Her quantitative [beta]-hCG initially dropped following the uterine artery embolization but then began to rise once again to a level of 3342 IU. Laparoscopic findings included a markedly edematous left tube, left broad ligament, and left proximal round ligament, marked dilation of the vessels in the left broad ligament and infundibulopelvic ligament and a 2 cm x 2 cm x 3 cm mass protruding from the left posterior wall of the uterus (See Figure 2). Laparotomy was performed and the round ligaments were ligated and divided in order to reduce the time needed for hysterectomy in case of excessive bleeding. A bladder flap was developed, the anterior sheath of the broad ligaments opened, and the ligaments were penetrated lateral to the ascending branches of the uterine artery. A Penrose drain was passed through these defects to provide a tourniquet effect to the ascending branches of the uterine arteries. A rubber-shod clamp was placed over the proximal left tube and dilated vessels in an attempt to interrupt collateral blood flow. The serosa overlying the mass was injected with dilute vasopressin and the serosa was opened using a monopolar electrosurgical device. The mass had a capsule that was immediately beneath the serosa and extended into the myometrium and contained villous-like material and dense tissue. The capsule and its contents were removed using the monopolar electrosurgical device. Flowseal and Gelfoam were placed in the base of the myometrial incision, and the defect was then closed using 2-0 chromic. The serosa was closed using 3-0 vicryl in a baseball suture fashion, and the Penrose drain was removed. The total estimated blood loss for the procedure was 300 mL. The pathologic evaluation of the tissue revealed an invasive molar gestation.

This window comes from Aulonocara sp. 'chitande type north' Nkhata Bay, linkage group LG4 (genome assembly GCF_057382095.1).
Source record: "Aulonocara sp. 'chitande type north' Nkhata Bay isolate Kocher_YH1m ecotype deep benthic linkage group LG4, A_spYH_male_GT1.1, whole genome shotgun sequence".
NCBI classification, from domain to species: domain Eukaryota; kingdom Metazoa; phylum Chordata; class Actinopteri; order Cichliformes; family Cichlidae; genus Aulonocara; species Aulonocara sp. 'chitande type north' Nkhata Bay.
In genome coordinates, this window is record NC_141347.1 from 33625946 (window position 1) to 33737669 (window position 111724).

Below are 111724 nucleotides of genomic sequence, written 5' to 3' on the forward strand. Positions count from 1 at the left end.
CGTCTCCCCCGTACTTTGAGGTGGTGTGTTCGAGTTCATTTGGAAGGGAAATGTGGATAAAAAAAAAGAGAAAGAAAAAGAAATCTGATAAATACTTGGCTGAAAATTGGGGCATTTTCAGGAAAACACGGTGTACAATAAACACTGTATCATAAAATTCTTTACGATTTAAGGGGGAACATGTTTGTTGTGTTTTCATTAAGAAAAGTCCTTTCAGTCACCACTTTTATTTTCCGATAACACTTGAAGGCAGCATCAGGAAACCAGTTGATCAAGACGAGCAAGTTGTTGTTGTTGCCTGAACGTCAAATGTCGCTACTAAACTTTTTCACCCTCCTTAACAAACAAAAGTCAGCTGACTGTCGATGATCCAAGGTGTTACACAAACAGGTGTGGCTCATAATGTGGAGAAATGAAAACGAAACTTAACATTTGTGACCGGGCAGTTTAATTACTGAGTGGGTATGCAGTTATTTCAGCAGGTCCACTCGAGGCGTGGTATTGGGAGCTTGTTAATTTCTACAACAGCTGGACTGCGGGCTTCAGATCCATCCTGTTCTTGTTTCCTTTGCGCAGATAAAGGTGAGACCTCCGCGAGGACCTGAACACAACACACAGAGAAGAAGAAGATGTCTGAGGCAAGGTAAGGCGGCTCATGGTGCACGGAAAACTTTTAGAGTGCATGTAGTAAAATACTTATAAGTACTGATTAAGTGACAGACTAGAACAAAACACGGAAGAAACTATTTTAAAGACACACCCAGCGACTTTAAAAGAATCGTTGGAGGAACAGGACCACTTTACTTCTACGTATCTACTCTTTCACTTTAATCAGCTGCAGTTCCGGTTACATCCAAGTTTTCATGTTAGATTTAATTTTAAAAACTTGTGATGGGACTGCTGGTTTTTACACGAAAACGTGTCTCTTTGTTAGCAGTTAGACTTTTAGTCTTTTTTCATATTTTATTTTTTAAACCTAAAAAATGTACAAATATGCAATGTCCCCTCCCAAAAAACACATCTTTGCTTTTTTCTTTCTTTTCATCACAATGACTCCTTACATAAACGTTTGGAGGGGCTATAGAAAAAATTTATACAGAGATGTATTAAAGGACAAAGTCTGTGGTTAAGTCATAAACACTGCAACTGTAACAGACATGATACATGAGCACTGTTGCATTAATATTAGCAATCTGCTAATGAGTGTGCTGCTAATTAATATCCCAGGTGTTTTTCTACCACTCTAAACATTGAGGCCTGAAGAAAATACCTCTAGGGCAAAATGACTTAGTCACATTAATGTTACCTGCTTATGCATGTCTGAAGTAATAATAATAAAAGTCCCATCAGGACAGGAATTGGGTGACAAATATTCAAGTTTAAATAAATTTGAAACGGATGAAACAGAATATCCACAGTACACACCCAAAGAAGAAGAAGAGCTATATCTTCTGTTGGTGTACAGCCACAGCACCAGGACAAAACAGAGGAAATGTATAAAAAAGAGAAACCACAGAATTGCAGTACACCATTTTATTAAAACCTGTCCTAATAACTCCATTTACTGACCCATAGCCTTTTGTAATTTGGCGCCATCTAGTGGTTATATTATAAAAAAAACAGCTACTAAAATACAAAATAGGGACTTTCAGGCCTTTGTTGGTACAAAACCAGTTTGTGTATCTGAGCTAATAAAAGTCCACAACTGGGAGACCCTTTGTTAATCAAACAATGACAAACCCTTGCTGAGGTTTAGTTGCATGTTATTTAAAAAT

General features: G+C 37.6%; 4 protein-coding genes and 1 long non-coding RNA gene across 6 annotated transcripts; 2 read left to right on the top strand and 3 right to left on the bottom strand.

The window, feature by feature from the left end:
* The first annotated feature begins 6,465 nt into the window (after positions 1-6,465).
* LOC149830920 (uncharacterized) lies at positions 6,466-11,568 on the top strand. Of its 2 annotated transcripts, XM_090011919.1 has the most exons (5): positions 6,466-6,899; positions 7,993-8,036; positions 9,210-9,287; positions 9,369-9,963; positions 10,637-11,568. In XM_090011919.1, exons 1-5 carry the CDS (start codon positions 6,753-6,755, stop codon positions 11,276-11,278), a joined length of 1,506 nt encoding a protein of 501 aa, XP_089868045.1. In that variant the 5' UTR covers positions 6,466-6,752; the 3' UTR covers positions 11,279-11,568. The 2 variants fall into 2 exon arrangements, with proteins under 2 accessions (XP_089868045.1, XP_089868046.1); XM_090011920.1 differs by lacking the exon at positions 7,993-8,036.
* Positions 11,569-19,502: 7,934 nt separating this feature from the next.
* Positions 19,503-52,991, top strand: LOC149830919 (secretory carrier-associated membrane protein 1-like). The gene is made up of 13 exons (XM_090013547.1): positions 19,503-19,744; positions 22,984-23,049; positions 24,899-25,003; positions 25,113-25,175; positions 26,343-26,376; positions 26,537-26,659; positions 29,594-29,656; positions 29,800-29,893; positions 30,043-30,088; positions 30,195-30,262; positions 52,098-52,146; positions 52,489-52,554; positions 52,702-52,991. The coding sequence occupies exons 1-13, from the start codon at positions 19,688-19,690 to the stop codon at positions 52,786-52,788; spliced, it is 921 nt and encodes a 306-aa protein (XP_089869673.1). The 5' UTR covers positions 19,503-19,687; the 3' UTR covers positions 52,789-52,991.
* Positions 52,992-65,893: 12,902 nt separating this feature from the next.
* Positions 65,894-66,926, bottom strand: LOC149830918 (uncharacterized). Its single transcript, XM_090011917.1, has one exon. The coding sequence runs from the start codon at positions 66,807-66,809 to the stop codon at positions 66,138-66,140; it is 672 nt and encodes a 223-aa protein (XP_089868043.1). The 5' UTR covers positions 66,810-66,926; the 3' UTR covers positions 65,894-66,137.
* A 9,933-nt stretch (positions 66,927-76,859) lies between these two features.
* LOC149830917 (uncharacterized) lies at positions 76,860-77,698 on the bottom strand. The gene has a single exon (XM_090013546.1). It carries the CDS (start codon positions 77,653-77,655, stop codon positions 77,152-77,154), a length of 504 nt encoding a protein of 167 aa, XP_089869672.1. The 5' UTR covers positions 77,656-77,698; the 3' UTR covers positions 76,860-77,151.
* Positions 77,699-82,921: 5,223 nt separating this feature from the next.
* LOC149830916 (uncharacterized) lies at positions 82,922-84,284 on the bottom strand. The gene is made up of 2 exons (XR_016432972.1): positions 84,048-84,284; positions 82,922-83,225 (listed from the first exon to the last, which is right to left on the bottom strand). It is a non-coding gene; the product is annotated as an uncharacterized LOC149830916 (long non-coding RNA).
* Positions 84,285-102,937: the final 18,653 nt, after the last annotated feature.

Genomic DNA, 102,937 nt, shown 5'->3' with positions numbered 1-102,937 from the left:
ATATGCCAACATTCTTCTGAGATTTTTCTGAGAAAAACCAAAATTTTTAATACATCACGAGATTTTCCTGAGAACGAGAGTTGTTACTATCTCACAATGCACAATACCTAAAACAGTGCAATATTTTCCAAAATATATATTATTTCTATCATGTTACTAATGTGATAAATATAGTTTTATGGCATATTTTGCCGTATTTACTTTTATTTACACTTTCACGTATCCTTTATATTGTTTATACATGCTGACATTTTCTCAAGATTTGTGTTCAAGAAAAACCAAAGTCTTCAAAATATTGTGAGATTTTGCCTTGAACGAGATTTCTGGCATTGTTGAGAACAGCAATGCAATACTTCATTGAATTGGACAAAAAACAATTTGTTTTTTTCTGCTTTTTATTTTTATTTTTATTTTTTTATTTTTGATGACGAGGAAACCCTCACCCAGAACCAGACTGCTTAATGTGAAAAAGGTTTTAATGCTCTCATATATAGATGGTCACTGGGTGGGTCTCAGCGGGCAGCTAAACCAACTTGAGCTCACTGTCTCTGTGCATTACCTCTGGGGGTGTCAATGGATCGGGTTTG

Her quantitative [beta]-hCG levels remained negative for over 1 year. She then became pregnant and underwent a Cesarean delivery at 36 weeks gestation due to concern for uterine rupture if labor were to occur. Small bowel was noted to be adherent to the uterine fundus. The uterine wall was intact.

Conclusion

The initial treatment for persistent trophoblastic disease in the form of invasive molar gestation is single agent chemotherapy with methotrexate. (7) If chemotherapy fails or is contraindicated and future fertility is desired, conservative surgical excision may be appropriate for treatment and definitive diagnosis. In our case, this approach led to negative [beta]-hCG levels for greater than 1-year post therapy and the subsequent delivery of a viable infant.

References

(1.) Berkowitz RS. Goldstein DP. Chorionic tumors. N Engl J Med. 1996;23:1740-8.

(2.) Stenchever MA, Droegemueller W, Herbst AL, Mishell D. Gestational Trophoblastic Disease. In Comprehensive Gynecology. St Louis: Mosby; 2001. p. 1047-51.

(3.) Kennedy AW. Persistent nonmetastatic gestational trophoblastic disease. Semin Oncol. 1995;22:161-5.

(4.) Cunningham FG, Gant NF, Leveno KJ, Gilstrap III LC, Hauth JC, Wenstrom KD: Diseases and Abnormalities of the Placenta. In Williams Obstetrics 21st Edition. Seils A, Noujaim SR, Davis K. New York: McGraw-Hill; 2001. p. 827-52.

(5.) Kanazawa K, Sasagawa M, Suzuki T, Takeuchi S. Clinical evaluation of focal excision of myometrial lesion for treatment of invasive hydatidiform mole. Acta Obstet Gynecol Scand. 1988;67:487-92.

Shon P. Rowan, MD

Michael L. Stitely, MD

Roger C. Toffle, MD

WVU School of Medicine

Department of Obstetrics and

Gynecology
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Article Details
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Title Annotation:Scientific Article
Author:Rowan, Shon P.; Stitely, Michael L.; Toffle, Roger C.
Publication:West Virginia Medical Journal
Article Type:Case study
Geographic Code:1U5WV
Date:May 1, 2010
Words:1024